Shall I saw a day well spdnt?

NPR segment on Clickers in the Classroom

This "All Tech Considered" segment generated quite a buzz.  There was a comment about the limitations of clickers as they can only support multiple choice questions.  Luckily several comments clarified the concept of how these can be used for needs analysis and for leading to active learning using the Think-Pair-Share technique.  

I use the clickers to poll the audience on questions where there may be no right answer (e.g. ethical issues) and then allow them to discuss the issues amongst themselves and then maybe poll again.  I also create questions on the fly to decide on what the class wants to learn or to make sure they understand  the concepts before moving on to the next step.   I create hyperlinks in the presentation that let me jump directly to a specific topic if indicated by the audience responses.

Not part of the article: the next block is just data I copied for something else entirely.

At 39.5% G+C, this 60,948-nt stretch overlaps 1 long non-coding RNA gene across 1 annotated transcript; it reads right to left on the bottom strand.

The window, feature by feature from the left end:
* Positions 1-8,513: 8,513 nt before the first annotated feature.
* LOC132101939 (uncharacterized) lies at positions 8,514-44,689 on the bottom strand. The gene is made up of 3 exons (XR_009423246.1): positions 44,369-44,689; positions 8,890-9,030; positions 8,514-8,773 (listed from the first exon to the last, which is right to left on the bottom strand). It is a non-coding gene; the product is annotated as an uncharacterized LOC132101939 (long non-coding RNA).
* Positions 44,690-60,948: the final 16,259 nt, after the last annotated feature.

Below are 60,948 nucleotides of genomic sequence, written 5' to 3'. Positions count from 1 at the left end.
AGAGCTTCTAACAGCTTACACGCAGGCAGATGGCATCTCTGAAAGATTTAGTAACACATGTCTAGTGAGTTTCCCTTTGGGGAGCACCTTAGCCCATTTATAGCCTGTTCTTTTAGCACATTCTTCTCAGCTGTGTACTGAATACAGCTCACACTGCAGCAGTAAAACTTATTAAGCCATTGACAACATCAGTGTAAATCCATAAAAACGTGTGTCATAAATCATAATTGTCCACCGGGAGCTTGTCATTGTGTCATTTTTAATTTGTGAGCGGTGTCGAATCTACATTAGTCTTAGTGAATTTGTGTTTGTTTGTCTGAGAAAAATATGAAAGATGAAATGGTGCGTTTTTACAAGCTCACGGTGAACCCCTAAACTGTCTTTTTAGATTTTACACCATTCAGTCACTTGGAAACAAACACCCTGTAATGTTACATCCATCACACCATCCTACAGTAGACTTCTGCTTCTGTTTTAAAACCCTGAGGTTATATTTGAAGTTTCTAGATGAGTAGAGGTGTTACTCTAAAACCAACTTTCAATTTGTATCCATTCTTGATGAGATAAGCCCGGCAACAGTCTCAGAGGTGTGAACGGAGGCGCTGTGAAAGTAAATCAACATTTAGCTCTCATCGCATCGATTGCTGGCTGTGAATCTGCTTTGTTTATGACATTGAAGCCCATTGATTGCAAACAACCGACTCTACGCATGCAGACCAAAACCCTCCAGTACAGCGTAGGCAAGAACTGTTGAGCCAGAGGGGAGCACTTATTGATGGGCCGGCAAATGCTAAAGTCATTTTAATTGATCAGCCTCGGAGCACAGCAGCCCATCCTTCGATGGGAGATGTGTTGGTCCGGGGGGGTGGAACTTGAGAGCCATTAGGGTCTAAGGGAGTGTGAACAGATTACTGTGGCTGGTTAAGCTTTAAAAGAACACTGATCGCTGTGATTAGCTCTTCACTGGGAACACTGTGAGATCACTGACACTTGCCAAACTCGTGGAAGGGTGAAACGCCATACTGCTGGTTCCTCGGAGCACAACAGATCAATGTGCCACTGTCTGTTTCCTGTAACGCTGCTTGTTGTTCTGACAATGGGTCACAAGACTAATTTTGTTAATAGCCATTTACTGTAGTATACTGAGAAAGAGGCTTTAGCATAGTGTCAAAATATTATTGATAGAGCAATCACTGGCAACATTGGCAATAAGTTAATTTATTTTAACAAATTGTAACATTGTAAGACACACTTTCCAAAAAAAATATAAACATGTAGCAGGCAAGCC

This helps to keep the learning student-centered.  When used appropriately, the clickers are a wonderful tool!

Second Life in Higher Education

Campus technology has an article http://campustechnology.com/articles/2009/03/04/second-life-engaging-virtual-campuses.aspx describing the "ghost towns" created by various corporations and universities. It also describes the SL campuses of several universities like the University of Delaware and Montclair State University.

The question is whether the real use of SL in education is the structures and buildings of these universities or is it the ability to interact with others in a unique way? The ability to cloak oneself behind one's avatar lends a special characteristic to SL interactions.

Physicians are well aware of how some patients are able to ask questions more frankly via e-mail rather than face to face (See article by Daniel Sands http://www.mahealthdata.org/data/library/guidefiles/1999_PatientCtrdEmailGdlns-Sands.pdf). Does SL allow a similar disinhibition and thus a more free and frank discussion? Are students more likely to admit that they don't know something and ask more questions? Is the interaction in SL likely to be healthier?

At least with the present technology and bandwidth it is difficult to provide simulations with enough richness and detail in SL. On the other hand the ability to voice chat and convey some emotions maybe sufficient to use SL as a medium for collaborative learning specially when participants are not all at one site.